Known as our ‘darkest hour’, Britain emerged from World War II a changed nation. Will a post-Covid Britain ever be the same?
Sat alone at the funeral of her husband of over 70 years, the Queen epitomised the sadness, loneliness and hardship so many have felt during the last year of pandemic. The death of the Duke of Edinburgh, described as the “Grandfather of the Nation”, is just one of many losses suffered this year by thousands across the UK. Although to many the royals are just another family, the loss of a national figurehead seemed particularly pertinent given the suffering and loss we have experienced as a nation.
Undoubtedly this has been an extremely difficult time for many, but how does it compare to other periods, and what can we learn? How we work through this and move on from the pandemic will define us for a generation. This may be our darkest hour but, as with any crisis, there will be changes for the better.
I’ve already used that term, darkest hour. Perhaps I’m guilty of exaggerating the situation we find ourselves in as some in the media have, it’s difficult to say whether this is really our darkest hour as, ultimately, we’re still living through this crisis and therefore can’t yet provide a balanced and full assessment of its impact. In this first draft of history, however, it appears that we’ve lived through the biggest crisis since World War II, the period where the phrase ‘darkest hour’ was coined. That said, the sacrifices we’ve made to our civil liberties are possibly even greater.
On 23rd March 2020, Prime Minister Boris Johnson ordered the public to stay at home, just weeks later he was in intensive care with Covid-19 himself. Having survived, he went on to impose national lockdown twice more, but still we have had over 120,000 deaths, one of the highest death rates per capita in the world, our GDP shrunk by 20% in 2020, and Brexit has meant a 40% fall in exports to the EU. Yes, the Brexit effect will get better, and our very successful vaccination programme has led to a swift fall in death rates, which in turn will lead to an economic bounce back, but the nation has been left scarred by the events of the last 12 months and it must be recognised that we have endured great hardship.
During World War II, Britain suffered 450,000 deaths and incurred decades worth of debt and destruction. Obviously, the pandemic is incomparable to this and is on a much smaller scale. But, like the war, the crisis has brought many changes already. There’s been a revolution in home working (who’d heard of Zoom in January 2020), we’re all accustomed to wearing masks and regularly sanitising our hands, and the benefits of global cooperation have become clearer; we are all threatened by the pandemic so all must collaborate in fighting it. Ultimately, though, the most important lesson most of us have learned is to value those close to us.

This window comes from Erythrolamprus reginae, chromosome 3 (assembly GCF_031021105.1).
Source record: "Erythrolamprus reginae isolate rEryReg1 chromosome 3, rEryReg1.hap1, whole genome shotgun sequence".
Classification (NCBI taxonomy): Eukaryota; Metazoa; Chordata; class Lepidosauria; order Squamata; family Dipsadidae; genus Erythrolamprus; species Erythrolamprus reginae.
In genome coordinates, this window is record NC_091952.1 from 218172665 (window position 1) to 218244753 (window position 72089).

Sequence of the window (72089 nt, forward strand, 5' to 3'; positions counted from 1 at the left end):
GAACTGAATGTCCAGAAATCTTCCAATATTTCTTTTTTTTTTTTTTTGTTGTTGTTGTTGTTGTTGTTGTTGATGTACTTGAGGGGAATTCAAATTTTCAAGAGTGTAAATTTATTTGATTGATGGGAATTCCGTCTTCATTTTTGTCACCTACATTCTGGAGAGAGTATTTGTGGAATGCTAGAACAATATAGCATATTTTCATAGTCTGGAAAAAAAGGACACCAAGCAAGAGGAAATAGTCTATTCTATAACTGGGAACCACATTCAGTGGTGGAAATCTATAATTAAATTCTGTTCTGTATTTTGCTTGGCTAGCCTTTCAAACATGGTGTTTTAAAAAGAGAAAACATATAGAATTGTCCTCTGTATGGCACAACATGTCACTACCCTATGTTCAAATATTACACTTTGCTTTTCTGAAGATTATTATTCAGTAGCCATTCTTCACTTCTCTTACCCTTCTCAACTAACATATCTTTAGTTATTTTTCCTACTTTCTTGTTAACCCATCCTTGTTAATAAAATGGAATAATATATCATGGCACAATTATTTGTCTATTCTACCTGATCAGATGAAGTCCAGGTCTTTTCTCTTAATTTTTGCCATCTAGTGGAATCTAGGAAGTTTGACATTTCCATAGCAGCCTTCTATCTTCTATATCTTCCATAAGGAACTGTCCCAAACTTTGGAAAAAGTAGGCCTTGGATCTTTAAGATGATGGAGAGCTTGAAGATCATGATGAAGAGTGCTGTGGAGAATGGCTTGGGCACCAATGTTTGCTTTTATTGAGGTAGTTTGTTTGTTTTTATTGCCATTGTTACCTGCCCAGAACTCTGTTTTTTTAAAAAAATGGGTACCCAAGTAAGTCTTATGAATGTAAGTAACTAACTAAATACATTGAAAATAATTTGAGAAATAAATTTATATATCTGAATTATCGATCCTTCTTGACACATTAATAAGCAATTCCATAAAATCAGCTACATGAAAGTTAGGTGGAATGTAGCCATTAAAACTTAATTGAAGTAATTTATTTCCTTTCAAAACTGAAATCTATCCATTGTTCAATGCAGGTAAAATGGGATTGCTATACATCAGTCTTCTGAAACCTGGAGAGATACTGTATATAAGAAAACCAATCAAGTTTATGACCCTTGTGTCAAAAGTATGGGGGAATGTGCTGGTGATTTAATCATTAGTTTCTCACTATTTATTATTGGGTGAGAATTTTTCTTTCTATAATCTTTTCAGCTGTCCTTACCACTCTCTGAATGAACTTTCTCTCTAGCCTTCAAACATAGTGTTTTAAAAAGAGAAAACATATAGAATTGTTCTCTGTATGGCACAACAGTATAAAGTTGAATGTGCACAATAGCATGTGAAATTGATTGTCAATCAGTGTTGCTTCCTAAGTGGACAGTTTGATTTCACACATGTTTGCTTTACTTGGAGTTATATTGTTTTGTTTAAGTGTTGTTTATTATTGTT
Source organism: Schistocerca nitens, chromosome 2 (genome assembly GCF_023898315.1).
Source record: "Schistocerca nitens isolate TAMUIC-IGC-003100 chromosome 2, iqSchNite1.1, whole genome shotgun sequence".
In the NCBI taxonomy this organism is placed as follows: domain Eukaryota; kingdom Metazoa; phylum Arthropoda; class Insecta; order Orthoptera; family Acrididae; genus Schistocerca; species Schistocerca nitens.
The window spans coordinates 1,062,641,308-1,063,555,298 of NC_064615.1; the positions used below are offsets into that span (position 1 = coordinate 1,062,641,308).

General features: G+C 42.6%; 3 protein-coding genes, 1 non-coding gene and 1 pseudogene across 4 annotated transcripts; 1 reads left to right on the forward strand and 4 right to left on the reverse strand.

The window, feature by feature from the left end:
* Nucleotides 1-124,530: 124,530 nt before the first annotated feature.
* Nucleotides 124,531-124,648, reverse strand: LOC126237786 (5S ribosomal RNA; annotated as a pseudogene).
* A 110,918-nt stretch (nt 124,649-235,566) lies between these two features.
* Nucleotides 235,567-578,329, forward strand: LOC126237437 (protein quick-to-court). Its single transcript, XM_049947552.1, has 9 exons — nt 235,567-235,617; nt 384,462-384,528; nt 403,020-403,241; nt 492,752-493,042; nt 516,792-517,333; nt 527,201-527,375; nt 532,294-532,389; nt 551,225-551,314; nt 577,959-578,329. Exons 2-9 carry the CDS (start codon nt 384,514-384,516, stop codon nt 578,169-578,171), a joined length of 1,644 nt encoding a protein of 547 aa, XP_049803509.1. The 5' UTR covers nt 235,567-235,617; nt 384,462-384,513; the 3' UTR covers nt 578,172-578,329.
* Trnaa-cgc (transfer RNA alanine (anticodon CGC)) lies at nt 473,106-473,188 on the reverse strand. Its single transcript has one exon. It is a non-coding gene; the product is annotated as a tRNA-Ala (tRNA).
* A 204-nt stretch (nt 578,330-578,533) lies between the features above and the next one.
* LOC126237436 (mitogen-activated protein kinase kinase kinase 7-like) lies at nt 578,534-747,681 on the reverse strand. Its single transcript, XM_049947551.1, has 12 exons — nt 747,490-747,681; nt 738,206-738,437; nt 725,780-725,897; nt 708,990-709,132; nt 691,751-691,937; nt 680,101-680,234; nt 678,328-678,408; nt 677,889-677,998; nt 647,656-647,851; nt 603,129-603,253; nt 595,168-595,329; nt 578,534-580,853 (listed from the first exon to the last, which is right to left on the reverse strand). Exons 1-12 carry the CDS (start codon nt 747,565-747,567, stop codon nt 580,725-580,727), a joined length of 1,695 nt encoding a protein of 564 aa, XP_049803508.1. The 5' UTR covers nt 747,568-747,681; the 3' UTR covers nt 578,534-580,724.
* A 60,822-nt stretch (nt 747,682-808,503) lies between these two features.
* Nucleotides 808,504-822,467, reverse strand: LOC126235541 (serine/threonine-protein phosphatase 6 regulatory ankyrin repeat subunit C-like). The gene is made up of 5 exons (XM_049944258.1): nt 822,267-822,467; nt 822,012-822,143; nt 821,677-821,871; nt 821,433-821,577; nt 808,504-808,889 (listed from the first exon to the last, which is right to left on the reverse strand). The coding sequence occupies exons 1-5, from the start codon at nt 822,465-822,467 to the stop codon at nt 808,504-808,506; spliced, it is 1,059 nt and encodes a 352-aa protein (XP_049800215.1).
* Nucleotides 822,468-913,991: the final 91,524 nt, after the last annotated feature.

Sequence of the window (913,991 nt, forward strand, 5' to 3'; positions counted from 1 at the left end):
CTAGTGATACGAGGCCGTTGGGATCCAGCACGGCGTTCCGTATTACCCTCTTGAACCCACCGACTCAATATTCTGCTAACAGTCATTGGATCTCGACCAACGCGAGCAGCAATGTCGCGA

How do we emerge from this? Without doubt there will be more lessons to learn and, as we continue to learn, various improvements will be made. Perhaps we’ll see another social revolution as was seen under Attlee following the Second World War, which saw the creation of the National Health Service and the modern welfare state. Certainly, the technological improvements we’ve seen are here to stay, the education secretary Gavin Williamson has said there will be no more snow days for schools now online learning is in place, and the health secretary Matt Hancock has started spreading the message that Brits should work from home when unwell in future, something many have become accustomed to already.
For me, the most significant change though is less material, more emotional. As mentioned, we have all learned to value our loved ones more, this will lead to a change in our behaviour as we all learn to love, hug and make time for people we took for granted pre-pandemic. This will make for a friendlier and more stress-free world, where at least in the short-term, people put work to one side as they enjoy a pint with old friends, hug their grandparents, and finally be able to grieve with the support of others.
Watching the Queen alone on Saturday may have brought home to many the darkness of the hour we are living through. Remember, there have been darker days and we will leave this pandemic a better, hopefully stronger, nation.